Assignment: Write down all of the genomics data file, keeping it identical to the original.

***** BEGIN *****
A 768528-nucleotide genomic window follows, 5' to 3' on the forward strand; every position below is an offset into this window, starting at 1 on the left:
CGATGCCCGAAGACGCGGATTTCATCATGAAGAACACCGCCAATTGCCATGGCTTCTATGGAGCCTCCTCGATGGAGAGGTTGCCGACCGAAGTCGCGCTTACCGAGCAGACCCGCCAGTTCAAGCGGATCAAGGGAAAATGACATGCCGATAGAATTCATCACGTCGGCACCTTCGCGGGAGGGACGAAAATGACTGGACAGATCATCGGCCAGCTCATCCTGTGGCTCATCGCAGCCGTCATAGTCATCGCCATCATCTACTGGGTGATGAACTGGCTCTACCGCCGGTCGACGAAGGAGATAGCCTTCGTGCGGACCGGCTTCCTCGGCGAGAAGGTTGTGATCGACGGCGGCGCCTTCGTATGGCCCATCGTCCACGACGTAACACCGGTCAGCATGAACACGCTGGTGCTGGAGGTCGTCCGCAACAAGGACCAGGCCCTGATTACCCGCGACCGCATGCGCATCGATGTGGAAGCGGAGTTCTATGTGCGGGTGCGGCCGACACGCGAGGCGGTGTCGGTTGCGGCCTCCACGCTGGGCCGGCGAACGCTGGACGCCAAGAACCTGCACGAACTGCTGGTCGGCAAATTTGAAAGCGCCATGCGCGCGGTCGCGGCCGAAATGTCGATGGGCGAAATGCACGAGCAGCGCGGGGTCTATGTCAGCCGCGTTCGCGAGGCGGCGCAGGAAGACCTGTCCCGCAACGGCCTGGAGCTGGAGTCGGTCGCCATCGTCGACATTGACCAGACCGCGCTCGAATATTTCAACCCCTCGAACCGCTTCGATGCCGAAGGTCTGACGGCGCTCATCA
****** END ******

A 768528-nucleotide genomic window follows, 5' to 3' on the forward strand; every position below is an offset into this window, starting at 1 on the left:
CGATGCCCGAAGACGCGGATTTCATCATGAAGAACACCGCCAATTGCCATGGCTTCTATGGAGCCTCCTCGATGGAGAGGTTGCCGACCGAAGTCGCGCTTACCGAGCAGACCCGCCAGTTCAAGCGGATCAAGGGAAAATGACATGCCGATAGAATTCATCACGTCGGCACCTTCGCGGGAGGGACGAAAATGACTGGACAGATCATCGGCCAGCTCATCCTGTGGCTCATCGCAGCCGTCATAGTCATCGCCATCATCTACTGGGTGATGAACTGGCTCTACCGCCGGTCGACGAAGGAGATAGCCTTCGTGCGGACCGGCTTCCTCGGCGAGAAGGTTGTGATCGACGGCGGCGCCTTCGTATGGCCCATCGTCCACGACGTAACACCGGTCAGCATGAACACGCTGGTGCTGGAGGTCGTCCGCAACAAGGACCAGGCCCTGATTACCCGCGACCGCATGCGCATCGATGTGGAAGCGGAGTTCTATGTGCGGGTGCGGCCGACACGCGAGGCGGTGTCGGTTGCGGCCTCCACGCTGGGCCGGCGAACGCTGGACGCCAAGAACCTGCACGAACTGCTGGTCGGCAAATTTGAAAGCGCCATGCGCGCGGTCGCGGCCGAAATGTCGATGGGCGAAATGCACGAGCAGCGCGGGGTCTATGTCAGCCGCGTTCGCGAGGCGGCGCAGGAAGACCTGTCCCGCAACGGCCTGGAGCTGGAGTCGGTCGCCATCGTCGACATTGACCAGACCGCGCTCGAATATTTCAACCCCTCGAACCGCTTCGATGCCGAAGGTCTGACGGCGCTCATCA